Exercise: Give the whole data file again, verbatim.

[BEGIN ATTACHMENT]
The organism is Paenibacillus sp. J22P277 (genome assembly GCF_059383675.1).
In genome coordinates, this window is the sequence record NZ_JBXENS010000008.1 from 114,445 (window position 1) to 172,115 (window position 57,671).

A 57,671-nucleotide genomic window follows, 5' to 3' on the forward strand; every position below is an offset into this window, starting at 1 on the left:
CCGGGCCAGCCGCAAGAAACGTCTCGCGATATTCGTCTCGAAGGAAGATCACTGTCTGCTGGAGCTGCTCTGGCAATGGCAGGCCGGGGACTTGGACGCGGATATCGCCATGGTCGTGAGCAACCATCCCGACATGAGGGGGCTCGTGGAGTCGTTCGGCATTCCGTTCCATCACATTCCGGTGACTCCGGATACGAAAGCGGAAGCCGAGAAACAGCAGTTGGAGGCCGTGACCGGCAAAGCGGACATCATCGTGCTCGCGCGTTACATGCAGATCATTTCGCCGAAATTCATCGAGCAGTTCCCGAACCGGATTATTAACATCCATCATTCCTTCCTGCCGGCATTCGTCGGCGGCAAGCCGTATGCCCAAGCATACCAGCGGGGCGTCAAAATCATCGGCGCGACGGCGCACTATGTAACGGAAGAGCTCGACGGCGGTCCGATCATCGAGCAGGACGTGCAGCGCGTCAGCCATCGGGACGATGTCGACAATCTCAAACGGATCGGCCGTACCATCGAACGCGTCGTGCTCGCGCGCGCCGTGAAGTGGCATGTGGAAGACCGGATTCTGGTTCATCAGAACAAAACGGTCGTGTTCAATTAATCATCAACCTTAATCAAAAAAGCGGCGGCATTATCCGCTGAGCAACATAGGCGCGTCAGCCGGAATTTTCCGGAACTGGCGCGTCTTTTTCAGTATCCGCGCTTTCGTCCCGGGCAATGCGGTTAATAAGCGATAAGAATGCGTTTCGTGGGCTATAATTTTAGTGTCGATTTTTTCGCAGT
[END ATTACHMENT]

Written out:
The organism is Paenibacillus sp. J22P277 (genome assembly GCF_059383675.1).
In genome coordinates, this window is the sequence record NZ_JBXENS010000008.1 from 114,445 (window position 1) to 172,115 (window position 57,671).

A 57,671-nucleotide genomic window follows, 5' to 3' on the forward strand; every position below is an offset into this window, starting at 1 on the left:
CCGGGCCAGCCGCAAGAAACGTCTCGCGATATTCGTCTCGAAGGAAGATCACTGTCTGCTGGAGCTGCTCTGGCAATGGCAGGCCGGGGACTTGGACGCGGATATCGCCATGGTCGTGAGCAACCATCCCGACATGAGGGGGCTCGTGGAGTCGTTCGGCATTCCGTTCCATCACATTCCGGTGACTCCGGATACGAAAGCGGAAGCCGAGAAACAGCAGTTGGAGGCCGTGACCGGCAAAGCGGACATCATCGTGCTCGCGCGTTACATGCAGATCATTTCGCCGAAATTCATCGAGCAGTTCCCGAACCGGATTATTAACATCCATCATTCCTTCCTGCCGGCATTCGTCGGCGGCAAGCCGTATGCCCAAGCATACCAGCGGGGCGTCAAAATCATCGGCGCGACGGCGCACTATGTAACGGAAGAGCTCGACGGCGGTCCGATCATCGAGCAGGACGTGCAGCGCGTCAGCCATCGGGACGATGTCGACAATCTCAAACGGATCGGCCGTACCATCGAACGCGTCGTGCTCGCGCGCGCCGTGAAGTGGCATGTGGAAGACCGGATTCTGGTTCATCAGAACAAAACGGTCGTGTTCAATTAATCATCAACCTTAATCAAAAAAGCGGCGGCATTATCCGCTGAGCAACATAGGCGCGTCAGCCGGAATTTTCCGGAACTGGCGCGTCTTTTTCAGTATCCGCGCTTTCGTCCCGGGCAATGCGGTTAATAAGCGATAAGAATGCGTTTCGTGGGCTATAATTTTAGTGTCGATTTTTTCGCAGT